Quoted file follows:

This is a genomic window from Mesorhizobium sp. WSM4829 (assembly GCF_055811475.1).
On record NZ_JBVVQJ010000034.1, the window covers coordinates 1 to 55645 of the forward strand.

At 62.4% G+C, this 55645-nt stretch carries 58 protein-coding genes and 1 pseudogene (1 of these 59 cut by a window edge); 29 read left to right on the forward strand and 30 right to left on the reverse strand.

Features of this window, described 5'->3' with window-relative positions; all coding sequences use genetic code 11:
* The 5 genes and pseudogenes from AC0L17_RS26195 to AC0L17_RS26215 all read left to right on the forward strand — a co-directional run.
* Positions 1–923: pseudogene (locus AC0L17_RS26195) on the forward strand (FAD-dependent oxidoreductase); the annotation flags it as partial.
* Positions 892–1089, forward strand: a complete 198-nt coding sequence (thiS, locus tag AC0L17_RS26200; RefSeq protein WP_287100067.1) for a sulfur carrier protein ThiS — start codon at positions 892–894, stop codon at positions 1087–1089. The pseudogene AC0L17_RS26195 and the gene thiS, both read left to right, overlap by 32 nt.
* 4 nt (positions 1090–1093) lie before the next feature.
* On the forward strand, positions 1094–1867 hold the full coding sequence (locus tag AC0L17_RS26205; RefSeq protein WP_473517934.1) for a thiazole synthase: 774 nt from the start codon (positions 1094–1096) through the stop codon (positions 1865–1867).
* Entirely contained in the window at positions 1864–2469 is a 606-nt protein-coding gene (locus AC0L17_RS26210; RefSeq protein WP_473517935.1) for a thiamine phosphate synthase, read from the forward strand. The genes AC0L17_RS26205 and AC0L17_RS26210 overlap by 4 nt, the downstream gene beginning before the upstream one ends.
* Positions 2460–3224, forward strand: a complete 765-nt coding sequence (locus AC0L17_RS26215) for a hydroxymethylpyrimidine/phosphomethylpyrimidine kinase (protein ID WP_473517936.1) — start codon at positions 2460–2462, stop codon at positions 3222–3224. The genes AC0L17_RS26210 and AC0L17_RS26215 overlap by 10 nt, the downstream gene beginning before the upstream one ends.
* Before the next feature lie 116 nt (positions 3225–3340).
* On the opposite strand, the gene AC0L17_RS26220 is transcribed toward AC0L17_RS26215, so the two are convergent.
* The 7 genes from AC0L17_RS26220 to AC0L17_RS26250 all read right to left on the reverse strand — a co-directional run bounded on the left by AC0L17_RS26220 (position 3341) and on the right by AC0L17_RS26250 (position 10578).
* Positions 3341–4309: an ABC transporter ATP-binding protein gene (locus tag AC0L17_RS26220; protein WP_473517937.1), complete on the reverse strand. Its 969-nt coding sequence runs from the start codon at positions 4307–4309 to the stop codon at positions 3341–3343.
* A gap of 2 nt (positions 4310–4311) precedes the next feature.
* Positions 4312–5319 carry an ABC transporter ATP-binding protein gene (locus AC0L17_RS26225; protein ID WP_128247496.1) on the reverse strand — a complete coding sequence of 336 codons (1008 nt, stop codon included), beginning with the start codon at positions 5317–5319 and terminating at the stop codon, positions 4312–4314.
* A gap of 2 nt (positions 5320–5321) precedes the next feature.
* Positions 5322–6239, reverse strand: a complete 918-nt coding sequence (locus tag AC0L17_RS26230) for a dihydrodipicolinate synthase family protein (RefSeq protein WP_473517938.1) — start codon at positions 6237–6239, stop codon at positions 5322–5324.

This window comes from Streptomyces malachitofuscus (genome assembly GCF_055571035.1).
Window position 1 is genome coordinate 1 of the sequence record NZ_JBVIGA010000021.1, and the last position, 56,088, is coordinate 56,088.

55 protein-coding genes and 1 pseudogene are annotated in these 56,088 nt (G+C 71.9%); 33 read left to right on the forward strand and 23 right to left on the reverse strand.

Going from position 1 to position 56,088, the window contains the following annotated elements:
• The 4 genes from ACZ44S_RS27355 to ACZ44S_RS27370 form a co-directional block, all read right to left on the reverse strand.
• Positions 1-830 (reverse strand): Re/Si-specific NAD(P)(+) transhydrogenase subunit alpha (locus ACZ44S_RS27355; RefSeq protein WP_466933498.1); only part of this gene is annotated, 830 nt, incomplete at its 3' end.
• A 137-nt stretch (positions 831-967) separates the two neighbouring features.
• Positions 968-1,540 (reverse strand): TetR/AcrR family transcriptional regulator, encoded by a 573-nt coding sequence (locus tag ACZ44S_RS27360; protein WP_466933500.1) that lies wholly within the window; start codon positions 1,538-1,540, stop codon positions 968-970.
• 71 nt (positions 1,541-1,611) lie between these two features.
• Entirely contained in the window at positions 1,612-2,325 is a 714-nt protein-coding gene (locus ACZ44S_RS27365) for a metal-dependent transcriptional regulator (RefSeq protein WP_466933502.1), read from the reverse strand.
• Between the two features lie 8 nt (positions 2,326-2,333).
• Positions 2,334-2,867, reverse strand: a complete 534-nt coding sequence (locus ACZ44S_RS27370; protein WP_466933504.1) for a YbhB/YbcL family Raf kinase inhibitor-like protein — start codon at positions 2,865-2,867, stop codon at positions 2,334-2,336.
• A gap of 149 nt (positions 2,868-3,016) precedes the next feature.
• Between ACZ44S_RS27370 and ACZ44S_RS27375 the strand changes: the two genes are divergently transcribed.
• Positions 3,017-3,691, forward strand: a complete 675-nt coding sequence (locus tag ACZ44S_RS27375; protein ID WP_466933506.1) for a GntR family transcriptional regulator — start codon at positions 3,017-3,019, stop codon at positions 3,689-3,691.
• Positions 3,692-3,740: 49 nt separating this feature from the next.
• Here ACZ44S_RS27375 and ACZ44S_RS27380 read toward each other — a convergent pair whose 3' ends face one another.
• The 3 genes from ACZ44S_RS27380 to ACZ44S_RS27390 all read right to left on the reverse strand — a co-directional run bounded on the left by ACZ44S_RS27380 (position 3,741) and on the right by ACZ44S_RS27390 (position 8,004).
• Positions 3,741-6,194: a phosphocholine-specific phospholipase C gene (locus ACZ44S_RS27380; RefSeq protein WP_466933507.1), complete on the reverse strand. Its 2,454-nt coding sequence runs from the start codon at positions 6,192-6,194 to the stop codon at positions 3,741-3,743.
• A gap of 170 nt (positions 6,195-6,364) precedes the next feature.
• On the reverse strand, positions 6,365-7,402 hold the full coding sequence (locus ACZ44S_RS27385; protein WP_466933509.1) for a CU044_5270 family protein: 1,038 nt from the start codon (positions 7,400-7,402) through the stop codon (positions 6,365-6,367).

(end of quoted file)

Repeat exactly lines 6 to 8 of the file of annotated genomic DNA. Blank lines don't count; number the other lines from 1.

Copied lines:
* Positions 1–923: pseudogene (locus AC0L17_RS26195) on the forward strand (FAD-dependent oxidoreductase); the annotation flags it as partial.
* Positions 892–1089, forward strand: a complete 198-nt coding sequence (thiS, locus tag AC0L17_RS26200; RefSeq protein WP_287100067.1) for a sulfur carrier protein ThiS — start codon at positions 892–894, stop codon at positions 1087–1089. The pseudogene AC0L17_RS26195 and the gene thiS, both read left to right, overlap by 32 nt.
* 4 nt (positions 1090–1093) lie before the next feature.